ARM will allow Microsoft to package their OS on a small form factor, with (hopefully) none of the drawbacks. No slow down, no overheating, etc.
Personally, I think Microsoft should have their Windows Phone 7 UI ported to the tablet. It's slick, it's new, and it would work well on a tablet. It remains to be seen if Windows 8 will do a better job. Are you using a tablet right now for your business? Let us know if we can help you with your tablet enterprising needs.
Windows IT Pro:
Like the rest of the world, I was perplexed at Steve Ballmer's response in a recent interview at the Gartner Symposium where he cited the "next version of Windows" as the riskiest product coming up. While talking about a product that's still 2 years away can feel a bit out of place (like seeing Christmas decorations on sale in October), I'd like to take a look at a few of the more supported rumors about Windows 8 and which, if any, of them could add up to the riskiest product in Microsoft's portfolio.
What does it all mean, Basil? Yes, I just fit an Austin Powers quote in this post. Beat that!
So what DOES it all mean? What could be so risky with Windows 8 that even Steve Ballmer has to point that out? I mean, he put out the Kin and didn't think to mention that was risky. Let's be honest, here. Let's go through some of the finer points of the IT Pro article and see what we can come up with.
A purely hosted OS. With Google planning the Chrome OS release by the end of this year, some Internet commentators have suggested that Microsoft could release Windows 8 as a purely cloud-based where everything would be accessed through the Internet.
Yowza! I'm on record, somewhere, saying that Chrome OS will be a dud. Sure, Grandma would love to check their Facebook and that's about it, but regular folk like you and me need Apps. Sweet, glorious Apps! None of this HTML5 stuff. At least not for the next 5 or so years.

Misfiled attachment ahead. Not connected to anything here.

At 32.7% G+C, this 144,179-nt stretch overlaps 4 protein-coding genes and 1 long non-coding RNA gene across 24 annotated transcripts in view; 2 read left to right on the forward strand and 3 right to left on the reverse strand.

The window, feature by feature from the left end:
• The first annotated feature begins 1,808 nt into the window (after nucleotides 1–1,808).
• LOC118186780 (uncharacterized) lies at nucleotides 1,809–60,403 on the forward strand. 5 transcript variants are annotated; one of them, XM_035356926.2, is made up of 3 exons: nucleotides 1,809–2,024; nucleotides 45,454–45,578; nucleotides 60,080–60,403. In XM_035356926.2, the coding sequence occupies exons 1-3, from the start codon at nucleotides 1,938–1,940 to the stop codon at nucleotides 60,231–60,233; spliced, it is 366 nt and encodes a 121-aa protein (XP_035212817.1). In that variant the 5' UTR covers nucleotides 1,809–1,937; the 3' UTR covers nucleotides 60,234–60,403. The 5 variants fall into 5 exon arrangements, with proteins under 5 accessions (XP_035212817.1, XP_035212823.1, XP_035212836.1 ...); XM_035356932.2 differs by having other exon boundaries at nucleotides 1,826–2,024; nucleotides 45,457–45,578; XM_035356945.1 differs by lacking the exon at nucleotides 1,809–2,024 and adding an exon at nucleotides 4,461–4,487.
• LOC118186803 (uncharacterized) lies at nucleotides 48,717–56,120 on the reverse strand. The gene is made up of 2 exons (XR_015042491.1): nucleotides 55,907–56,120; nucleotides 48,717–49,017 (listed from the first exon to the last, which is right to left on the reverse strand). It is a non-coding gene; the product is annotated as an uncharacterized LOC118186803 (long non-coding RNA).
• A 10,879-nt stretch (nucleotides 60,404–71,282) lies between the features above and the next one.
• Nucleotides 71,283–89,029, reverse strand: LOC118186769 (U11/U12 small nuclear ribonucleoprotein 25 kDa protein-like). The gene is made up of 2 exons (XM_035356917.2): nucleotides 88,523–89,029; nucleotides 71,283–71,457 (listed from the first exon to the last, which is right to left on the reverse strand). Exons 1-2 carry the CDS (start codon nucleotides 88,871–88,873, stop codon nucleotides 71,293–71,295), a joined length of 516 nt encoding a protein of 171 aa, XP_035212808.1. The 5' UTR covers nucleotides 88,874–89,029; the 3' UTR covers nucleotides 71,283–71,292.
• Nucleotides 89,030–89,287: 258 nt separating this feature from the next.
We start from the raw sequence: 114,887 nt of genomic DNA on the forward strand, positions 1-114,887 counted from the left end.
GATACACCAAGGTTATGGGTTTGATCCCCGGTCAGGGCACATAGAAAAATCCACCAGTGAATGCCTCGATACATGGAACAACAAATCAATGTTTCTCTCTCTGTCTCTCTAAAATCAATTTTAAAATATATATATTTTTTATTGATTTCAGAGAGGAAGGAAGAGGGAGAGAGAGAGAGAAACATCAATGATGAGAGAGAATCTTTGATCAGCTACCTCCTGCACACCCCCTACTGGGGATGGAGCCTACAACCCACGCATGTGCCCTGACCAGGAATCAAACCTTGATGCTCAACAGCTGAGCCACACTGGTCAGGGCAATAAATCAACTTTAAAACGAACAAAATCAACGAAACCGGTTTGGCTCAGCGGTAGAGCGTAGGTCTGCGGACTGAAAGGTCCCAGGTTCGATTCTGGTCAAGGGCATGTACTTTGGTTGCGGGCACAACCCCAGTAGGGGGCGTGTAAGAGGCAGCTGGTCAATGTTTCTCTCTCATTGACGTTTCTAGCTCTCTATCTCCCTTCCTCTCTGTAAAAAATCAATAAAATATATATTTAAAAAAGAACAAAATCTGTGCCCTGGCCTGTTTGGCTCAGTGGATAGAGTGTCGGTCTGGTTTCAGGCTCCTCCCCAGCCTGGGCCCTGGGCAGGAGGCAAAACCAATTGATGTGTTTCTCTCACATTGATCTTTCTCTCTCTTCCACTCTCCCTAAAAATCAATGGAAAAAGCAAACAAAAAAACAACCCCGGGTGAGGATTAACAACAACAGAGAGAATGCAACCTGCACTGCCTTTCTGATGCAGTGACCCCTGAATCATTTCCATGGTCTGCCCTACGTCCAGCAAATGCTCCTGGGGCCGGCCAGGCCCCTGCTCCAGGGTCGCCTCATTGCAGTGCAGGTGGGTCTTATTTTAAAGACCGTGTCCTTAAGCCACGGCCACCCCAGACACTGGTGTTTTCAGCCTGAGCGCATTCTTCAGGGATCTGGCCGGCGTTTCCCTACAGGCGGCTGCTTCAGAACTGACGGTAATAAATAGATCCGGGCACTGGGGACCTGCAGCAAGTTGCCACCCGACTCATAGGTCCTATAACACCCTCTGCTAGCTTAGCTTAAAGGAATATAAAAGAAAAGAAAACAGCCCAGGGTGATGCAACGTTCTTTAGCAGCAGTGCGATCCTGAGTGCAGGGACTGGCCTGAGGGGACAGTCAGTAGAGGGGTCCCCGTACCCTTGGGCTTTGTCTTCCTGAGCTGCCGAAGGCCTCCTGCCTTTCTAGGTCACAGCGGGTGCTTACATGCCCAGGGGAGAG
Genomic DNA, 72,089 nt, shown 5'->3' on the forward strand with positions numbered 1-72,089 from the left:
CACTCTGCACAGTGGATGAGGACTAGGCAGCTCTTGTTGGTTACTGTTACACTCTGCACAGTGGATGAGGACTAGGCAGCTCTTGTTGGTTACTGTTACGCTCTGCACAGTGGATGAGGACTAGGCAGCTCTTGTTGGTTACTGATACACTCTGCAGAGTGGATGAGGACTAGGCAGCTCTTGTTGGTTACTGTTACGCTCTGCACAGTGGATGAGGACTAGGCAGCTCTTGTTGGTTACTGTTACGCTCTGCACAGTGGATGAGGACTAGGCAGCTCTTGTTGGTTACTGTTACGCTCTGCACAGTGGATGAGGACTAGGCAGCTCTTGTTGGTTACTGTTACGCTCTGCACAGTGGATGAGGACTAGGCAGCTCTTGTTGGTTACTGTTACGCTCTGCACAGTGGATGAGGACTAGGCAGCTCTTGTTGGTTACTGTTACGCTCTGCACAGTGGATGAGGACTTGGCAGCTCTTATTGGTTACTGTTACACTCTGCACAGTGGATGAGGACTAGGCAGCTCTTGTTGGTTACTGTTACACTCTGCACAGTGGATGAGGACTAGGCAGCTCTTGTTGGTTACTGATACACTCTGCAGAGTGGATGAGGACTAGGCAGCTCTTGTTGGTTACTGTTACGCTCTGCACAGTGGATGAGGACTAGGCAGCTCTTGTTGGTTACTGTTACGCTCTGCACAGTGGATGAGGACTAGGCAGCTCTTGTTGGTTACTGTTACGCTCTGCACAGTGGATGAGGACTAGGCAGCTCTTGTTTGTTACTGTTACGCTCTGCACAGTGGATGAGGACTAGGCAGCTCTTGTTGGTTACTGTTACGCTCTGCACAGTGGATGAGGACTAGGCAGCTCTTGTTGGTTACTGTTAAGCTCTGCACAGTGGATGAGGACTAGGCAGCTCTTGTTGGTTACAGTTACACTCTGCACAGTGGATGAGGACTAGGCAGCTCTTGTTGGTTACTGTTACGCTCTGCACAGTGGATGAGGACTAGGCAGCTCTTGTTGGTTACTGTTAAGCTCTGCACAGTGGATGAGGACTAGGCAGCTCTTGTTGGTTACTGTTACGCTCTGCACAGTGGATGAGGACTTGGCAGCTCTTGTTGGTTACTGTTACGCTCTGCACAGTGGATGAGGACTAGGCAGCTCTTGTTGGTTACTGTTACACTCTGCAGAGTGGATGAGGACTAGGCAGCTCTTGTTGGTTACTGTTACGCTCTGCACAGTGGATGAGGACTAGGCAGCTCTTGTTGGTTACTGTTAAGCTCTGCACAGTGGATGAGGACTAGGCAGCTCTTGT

New App Store model. In the past few months, Microsoft has leaked that Windows 8 will have an App Store model similar to iTunes. The idea here is that you will be able to go to a dedicated place to search for applications for Windows, and you'll have the confidence that those solutions are vetted and compatible with your Windows system.
Apple just recently announced they are going this exact route with the Mac App Store. It will be similar to the iOS App Stores with the exception being that you can still download apps from the developers website if you wish. But to the new Mac owner, this is a huge boon. To the non-techie, non-developer people that just want to go to one place to update all their ups with no fuss, no muss, why not let Microsoft take care of the update process for all of your apps? Does anyone not realize how simple it is to update apps on an iPhone or iPad? Silly simple.
Electronic distribution only. This one is kind of interesting—what if Microsoft released Windows 8 only as an electronic version? This would save them a bit on distribution costs, but overall shouldn't affect the system too much.
I'm all for this one. Microsoft should lead the way in terms of digital distribution. "Hey honey, what are you doing over there?" "Oh, nothing. Just clicked to update to Windows 8, fool!" Boom! That's what I'm talking about. I've wished that MS would have taken a more digital route with their 360 games instead of catering to GameStop and the like. When a new game drops I should be able to hop onto the XBOX Marketplace and download it to my system. Why can I not do this?
Those are just a few of the reasons why Windows 8 could be "risky". Rest assured, we'll be ready to pwn all risk associated with the new OS, so be sure to give us a buzz.